11. Terry_w

    Terry_w Solicitor, Finance Broker, CTA Business Member

    Joined:
    18th Jun, 2015
    Posts:
    8,937
    Location:
    Sydney
    Most unusual. However this is not reimbursing yourself but refinancing one loan with another.

    I have never seen or heard of someone doing this before - but perfectly acceptable.

    Why not just set up a LOC which you can reuse and recycle over and over again. It would be much simpler and cheaper.
     
  12. Peter_Tersteeg

    Peter_Tersteeg Finance broker and strategist Business Member

    Joined:
    18th Jun, 2015
    Posts:
    2,090
    Location:
    Melbourne, Nationwide
    A deposit bond will allow you to delay handing over a deposit until later.
     
    York, JacM, Xenia and 3 others like this.
  13. Blacky

    Blacky Well-Known Member

    Joined:
    25th Jun, 2015
    Posts:
    1,103
    Location:
    Bali
    Im drawn to 80% already. I could push into LMI territory, but the cost doesn't really make sense to me when I have cash available.
    Using a loan account allows me to maximize my tax benefits for minimal cost.
    Also - as usually happens the cash is held in a different entity to the borrowing entity. There are a number of ways to move the cash, but it would usually result in some kind of profit being made (paying dividends) although I could do an inter company loan. However, there can be issues with that as well (as you well know).
    So instead you provide a cash deposit security from entity A and entity B borrows against it. Entity A needs to give a guarantee also - but in my case it would have to any way.

    Just one other possibility.

    Blacky
     
  14. Terry_w

    Terry_w Solicitor, Finance Broker, CTA Business Member

    Joined:
    18th Jun, 2015
    Posts:
    8,937
    Location:
    Sydney
    Yes that makes sense then. Thanks for the explanation! Something I had never contemplated.
     
    Blacky likes this.
  15. Blacky

    Blacky Well-Known Member

    Joined:
    25th Jun, 2015
    Posts:
    1,103
    Location:
    Bali
    Did I....did I just teach TerryW something? (does happy dance) :)

    :D:p
     
    Gockie, bonanzawealth and Terry_w like this.
  16. Paul@PFI

    Paul@PFI Tax Accounting + SMSF Business Member

    Joined:
    18th Jun, 2015
    Posts:
    2,358
    Location:
    Sydney
    Part IVA could still apply if the arrangement provides a tax benefit. ie a deduction. ANYTHING can be a scheme. Then you may need a lawyer. My experience in audit cases include many loan arrangements the ATO seek to attack. Dont trip on the dance floor.
     
    Serah likes this.
  17. Perthguy

    Perthguy Well-Known Member

    Joined:
    23rd Jun, 2015
    Posts:
    4,662
    Location:
    Perth
    @Blacky, how does this work? It might be useful for something I would like to do now.
     
  18. Blacky

    Blacky Well-Known Member

    Joined:
    25th Jun, 2015
    Posts:
    1,103
    Location:
    Bali
    Ok so assume you have no non-deducible debt. (ie no PPOR loan).
    You are fully drawn to 80% on all properties.
    You have cash available and want to purchase.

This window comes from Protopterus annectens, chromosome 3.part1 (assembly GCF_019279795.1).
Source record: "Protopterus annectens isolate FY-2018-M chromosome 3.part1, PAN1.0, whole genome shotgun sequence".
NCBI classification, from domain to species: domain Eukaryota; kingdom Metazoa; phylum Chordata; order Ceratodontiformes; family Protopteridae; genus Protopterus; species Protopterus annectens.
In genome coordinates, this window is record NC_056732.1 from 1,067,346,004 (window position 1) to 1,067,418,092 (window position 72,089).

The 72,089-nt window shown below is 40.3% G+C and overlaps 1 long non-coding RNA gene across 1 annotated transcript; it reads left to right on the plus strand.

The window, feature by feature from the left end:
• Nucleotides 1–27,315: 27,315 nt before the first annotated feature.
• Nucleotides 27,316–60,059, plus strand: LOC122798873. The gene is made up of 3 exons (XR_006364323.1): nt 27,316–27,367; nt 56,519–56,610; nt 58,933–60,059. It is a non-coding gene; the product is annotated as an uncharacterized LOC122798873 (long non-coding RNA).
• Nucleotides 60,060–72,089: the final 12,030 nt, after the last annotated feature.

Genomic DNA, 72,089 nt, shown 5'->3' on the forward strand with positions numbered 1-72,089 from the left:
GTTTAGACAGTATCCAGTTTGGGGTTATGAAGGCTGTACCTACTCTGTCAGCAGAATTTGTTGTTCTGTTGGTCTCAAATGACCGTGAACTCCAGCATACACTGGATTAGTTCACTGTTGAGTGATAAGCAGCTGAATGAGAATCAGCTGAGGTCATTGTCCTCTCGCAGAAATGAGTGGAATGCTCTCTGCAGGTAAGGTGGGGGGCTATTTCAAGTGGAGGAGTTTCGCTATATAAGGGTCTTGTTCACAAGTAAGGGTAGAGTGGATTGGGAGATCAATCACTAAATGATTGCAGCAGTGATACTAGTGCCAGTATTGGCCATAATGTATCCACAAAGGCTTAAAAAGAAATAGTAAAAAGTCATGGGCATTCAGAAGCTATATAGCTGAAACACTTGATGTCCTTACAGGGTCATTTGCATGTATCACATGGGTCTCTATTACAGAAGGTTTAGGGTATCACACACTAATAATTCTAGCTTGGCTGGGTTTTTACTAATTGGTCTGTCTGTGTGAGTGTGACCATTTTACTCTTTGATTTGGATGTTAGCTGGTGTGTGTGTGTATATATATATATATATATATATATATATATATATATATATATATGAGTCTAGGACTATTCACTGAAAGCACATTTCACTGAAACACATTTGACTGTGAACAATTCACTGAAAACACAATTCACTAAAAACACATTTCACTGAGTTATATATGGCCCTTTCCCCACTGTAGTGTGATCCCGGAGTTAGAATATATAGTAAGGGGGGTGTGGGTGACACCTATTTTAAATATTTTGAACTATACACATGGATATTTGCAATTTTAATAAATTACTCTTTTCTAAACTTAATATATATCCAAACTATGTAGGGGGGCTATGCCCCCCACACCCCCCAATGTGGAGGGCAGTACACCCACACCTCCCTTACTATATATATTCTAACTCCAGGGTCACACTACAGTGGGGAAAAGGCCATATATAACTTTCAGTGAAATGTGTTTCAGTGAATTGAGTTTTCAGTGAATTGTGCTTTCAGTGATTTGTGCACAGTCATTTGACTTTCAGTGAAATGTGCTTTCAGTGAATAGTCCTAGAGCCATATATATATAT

If you put the deposit down as cash, you cant then re-draw at a later stage to 'repay' yourself.

    Instead you use the new purchase as security and borrow to (say) 88%. Rather than putting in 12% cash - you top up the security with a cash deposit (12%+costs). Often the bank will even offer you one loan against the IP at (say) 105% of purchase price, using the IP and cash as security.
    At some point in the future when there has been capital gain - you re-value the property and release the cash deposit back to yourself - while leaving the loan in place (now at LVR 80% of the new valuation).

    Banks will take 100% LVR agains tax. The cost differential (deposit vs loan) is somewhere between 1-2% so yes - you do pay to use your own money.

    One of the major benifits is when the cash is held in a different entity to the IP.
    eg - you purchase the IP in a company/trust and the cash is in your personal name.
    You could create a 'directors loan' or 'loan from shareholder' and repay that loan at a later date. But the ATO likes to look at this as a way people avoid tax. The loans have to be commercial yada yada yada.
    So instead you provide cash (held in your own name) as top up security to the company (which borrows against it) and provide a personal guarantee (which you probably would have in any case). The interest earned is taxed to you personnally (cash in your name), and the loan interest is deductible to the company/trust. So there is some implications there.
    However, it does save you from having to move cash between entities.
    There is also risk to consider - as you would not be a secured creditor to the company/trust - so it may not be the best option for asset protection.

    So its an option
     
    Wukong likes this.
  19. Perthguy

    Perthguy Well-Known Member

    Joined:
    23rd Jun, 2015
    Posts:
    4,662
    Location:
    Perth
    This is pretty much my scenario.

    This is exactly what I would like to do if possible. What is the actual mechanism for using the cash as security? Like a term deposit? Or is it another product completely?
     
  20. Blacky

    Blacky Well-Known Member

    Joined:
    25th Jun, 2015
    Posts:
    1,103
    Location:
    Bali
    hmm Its a term deposit but it is a different product. Usually called a "security deposit". I think its just a term deposit which you dont have access to.
    It pays interest but less than what you pay as a loan.

    Note that most brach lenders wont have seen it before. You need to get up the chain a bit higher into a private banker/business lender. Or a good broker.

    Blacky